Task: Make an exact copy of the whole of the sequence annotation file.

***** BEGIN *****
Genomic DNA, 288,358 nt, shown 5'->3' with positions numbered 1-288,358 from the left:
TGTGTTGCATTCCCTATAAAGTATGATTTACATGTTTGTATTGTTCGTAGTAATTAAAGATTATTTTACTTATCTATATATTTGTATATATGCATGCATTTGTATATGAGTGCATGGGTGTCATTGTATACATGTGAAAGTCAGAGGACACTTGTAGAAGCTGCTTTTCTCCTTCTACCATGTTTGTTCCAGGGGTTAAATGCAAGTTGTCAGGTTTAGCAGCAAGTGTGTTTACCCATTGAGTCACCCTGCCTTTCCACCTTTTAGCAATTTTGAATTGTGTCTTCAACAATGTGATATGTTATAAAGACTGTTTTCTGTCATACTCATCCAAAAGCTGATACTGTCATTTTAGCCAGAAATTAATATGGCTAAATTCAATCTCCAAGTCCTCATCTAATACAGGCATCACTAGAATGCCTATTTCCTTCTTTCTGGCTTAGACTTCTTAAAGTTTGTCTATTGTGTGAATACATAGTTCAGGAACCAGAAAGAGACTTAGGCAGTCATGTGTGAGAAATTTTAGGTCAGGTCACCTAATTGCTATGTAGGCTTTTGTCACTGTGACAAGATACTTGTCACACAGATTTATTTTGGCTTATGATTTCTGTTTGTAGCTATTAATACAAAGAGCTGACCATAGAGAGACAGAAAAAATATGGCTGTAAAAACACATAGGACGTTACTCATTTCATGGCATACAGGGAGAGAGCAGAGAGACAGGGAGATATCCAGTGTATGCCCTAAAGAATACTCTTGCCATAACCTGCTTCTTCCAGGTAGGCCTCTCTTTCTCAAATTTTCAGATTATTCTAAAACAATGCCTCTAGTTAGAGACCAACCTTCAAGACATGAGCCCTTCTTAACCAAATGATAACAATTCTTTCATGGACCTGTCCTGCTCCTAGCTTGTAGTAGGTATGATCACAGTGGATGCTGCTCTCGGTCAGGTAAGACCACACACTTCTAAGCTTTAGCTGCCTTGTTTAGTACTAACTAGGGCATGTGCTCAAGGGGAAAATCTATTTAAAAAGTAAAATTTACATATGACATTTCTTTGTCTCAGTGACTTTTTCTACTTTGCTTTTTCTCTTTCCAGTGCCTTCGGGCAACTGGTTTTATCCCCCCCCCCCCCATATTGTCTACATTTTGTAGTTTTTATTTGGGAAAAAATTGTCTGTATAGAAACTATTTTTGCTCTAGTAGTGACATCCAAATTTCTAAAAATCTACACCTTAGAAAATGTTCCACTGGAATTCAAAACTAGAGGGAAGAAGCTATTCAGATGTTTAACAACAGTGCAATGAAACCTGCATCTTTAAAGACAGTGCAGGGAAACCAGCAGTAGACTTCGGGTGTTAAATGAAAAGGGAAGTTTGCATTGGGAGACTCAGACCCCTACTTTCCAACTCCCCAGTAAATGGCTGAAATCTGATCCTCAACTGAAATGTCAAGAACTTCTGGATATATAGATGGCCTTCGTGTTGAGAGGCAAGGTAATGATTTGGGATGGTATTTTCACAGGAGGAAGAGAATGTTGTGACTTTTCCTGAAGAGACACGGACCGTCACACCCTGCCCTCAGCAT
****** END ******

Genomic DNA, 288,358 nt, shown 5'->3' with positions numbered 1-288,358 from the left:
TGTGTTGCATTCCCTATAAAGTATGATTTACATGTTTGTATTGTTCGTAGTAATTAAAGATTATTTTACTTATCTATATATTTGTATATATGCATGCATTTGTATATGAGTGCATGGGTGTCATTGTATACATGTGAAAGTCAGAGGACACTTGTAGAAGCTGCTTTTCTCCTTCTACCATGTTTGTTCCAGGGGTTAAATGCAAGTTGTCAGGTTTAGCAGCAAGTGTGTTTACCCATTGAGTCACCCTGCCTTTCCACCTTTTAGCAATTTTGAATTGTGTCTTCAACAATGTGATATGTTATAAAGACTGTTTTCTGTCATACTCATCCAAAAGCTGATACTGTCATTTTAGCCAGAAATTAATATGGCTAAATTCAATCTCCAAGTCCTCATCTAATACAGGCATCACTAGAATGCCTATTTCCTTCTTTCTGGCTTAGACTTCTTAAAGTTTGTCTATTGTGTGAATACATAGTTCAGGAACCAGAAAGAGACTTAGGCAGTCATGTGTGAGAAATTTTAGGTCAGGTCACCTAATTGCTATGTAGGCTTTTGTCACTGTGACAAGATACTTGTCACACAGATTTATTTTGGCTTATGATTTCTGTTTGTAGCTATTAATACAAAGAGCTGACCATAGAGAGACAGAAAAAATATGGCTGTAAAAACACATAGGACGTTACTCATTTCATGGCATACAGGGAGAGAGCAGAGAGACAGGGAGATATCCAGTGTATGCCCTAAAGAATACTCTTGCCATAACCTGCTTCTTCCAGGTAGGCCTCTCTTTCTCAAATTTTCAGATTATTCTAAAACAATGCCTCTAGTTAGAGACCAACCTTCAAGACATGAGCCCTTCTTAACCAAATGATAACAATTCTTTCATGGACCTGTCCTGCTCCTAGCTTGTAGTAGGTATGATCACAGTGGATGCTGCTCTCGGTCAGGTAAGACCACACACTTCTAAGCTTTAGCTGCCTTGTTTAGTACTAACTAGGGCATGTGCTCAAGGGGAAAATCTATTTAAAAAGTAAAATTTACATATGACATTTCTTTGTCTCAGTGACTTTTTCTACTTTGCTTTTTCTCTTTCCAGTGCCTTCGGGCAACTGGTTTTATCCCCCCCCCCCCCATATTGTCTACATTTTGTAGTTTTTATTTGGGAAAAAATTGTCTGTATAGAAACTATTTTTGCTCTAGTAGTGACATCCAAATTTCTAAAAATCTACACCTTAGAAAATGTTCCACTGGAATTCAAAACTAGAGGGAAGAAGCTATTCAGATGTTTAACAACAGTGCAATGAAACCTGCATCTTTAAAGACAGTGCAGGGAAACCAGCAGTAGACTTCGGGTGTTAAATGAAAAGGGAAGTTTGCATTGGGAGACTCAGACCCCTACTTTCCAACTCCCCAGTAAATGGCTGAAATCTGATCCTCAACTGAAATGTCAAGAACTTCTGGATATATAGATGGCCTTCGTGTTGAGAGGCAAGGTAATGATTTGGGATGGTATTTTCACAGGAGGAAGAGAATGTTGTGACTTTTCCTGAAGAGACACGGACCGTCACACCCTGCCCTCAGCAT